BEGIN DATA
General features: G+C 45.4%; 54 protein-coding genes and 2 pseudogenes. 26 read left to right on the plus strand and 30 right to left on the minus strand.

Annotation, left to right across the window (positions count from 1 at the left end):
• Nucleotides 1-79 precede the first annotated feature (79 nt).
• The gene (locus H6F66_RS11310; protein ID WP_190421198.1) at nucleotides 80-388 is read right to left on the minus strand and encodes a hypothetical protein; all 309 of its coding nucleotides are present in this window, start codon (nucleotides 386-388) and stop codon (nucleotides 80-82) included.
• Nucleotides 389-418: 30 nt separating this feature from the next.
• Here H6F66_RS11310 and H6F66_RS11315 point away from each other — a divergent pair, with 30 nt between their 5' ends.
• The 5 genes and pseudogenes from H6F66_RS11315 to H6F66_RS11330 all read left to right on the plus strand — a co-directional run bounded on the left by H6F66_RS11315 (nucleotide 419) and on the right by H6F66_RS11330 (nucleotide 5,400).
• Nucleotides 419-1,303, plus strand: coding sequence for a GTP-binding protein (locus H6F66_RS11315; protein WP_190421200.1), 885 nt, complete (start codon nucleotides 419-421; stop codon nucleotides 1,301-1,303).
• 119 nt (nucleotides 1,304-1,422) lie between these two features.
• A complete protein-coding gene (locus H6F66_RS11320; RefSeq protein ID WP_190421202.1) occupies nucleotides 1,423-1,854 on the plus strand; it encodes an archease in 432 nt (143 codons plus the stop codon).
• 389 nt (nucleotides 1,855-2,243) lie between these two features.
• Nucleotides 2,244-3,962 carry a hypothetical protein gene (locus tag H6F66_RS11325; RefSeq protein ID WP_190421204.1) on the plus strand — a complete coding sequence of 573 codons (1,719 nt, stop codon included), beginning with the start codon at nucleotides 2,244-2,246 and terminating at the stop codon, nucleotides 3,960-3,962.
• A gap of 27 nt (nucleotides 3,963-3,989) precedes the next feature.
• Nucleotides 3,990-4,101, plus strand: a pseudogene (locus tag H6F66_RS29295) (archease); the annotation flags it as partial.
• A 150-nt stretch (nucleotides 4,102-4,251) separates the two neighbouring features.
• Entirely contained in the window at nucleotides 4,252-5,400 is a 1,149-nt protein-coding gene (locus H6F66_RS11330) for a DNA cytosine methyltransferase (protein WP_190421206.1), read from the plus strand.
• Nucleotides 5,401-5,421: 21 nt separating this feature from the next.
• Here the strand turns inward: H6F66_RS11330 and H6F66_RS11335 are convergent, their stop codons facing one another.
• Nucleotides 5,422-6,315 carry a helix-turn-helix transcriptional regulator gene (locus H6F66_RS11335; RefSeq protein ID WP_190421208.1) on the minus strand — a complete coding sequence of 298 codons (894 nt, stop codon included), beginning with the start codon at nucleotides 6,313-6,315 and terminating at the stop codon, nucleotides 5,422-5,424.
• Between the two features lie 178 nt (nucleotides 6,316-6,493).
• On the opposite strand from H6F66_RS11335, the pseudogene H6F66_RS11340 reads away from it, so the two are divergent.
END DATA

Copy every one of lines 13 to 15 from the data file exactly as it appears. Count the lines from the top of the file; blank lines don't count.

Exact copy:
• A gap of 27 nt (nucleotides 3,963-3,989) precedes the next feature.
• Nucleotides 3,990-4,101, plus strand: a pseudogene (locus tag H6F66_RS29295) (archease); the annotation flags it as partial.
• A 150-nt stretch (nucleotides 4,102-4,251) separates the two neighbouring features.